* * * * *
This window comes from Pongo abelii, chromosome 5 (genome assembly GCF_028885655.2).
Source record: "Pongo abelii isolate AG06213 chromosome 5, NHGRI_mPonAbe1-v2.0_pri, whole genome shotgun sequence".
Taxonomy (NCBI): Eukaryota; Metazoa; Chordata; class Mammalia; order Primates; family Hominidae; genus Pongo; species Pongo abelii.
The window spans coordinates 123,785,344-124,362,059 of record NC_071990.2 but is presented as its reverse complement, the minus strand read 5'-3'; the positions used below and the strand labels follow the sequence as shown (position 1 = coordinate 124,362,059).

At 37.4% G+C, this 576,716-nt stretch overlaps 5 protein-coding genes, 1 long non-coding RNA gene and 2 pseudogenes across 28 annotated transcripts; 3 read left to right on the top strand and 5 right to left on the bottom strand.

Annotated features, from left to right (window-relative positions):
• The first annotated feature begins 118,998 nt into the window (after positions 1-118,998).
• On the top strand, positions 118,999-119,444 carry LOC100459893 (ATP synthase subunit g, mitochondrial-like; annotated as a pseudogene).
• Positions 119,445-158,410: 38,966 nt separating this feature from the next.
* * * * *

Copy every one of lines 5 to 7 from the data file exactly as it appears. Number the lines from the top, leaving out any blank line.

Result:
At 37.4% G+C, this 576,716-nt stretch overlaps 5 protein-coding genes, 1 long non-coding RNA gene and 2 pseudogenes across 28 annotated transcripts; 3 read left to right on the top strand and 5 right to left on the bottom strand.

Annotated features, from left to right (window-relative positions):
• The first annotated feature begins 118,998 nt into the window (after positions 1-118,998).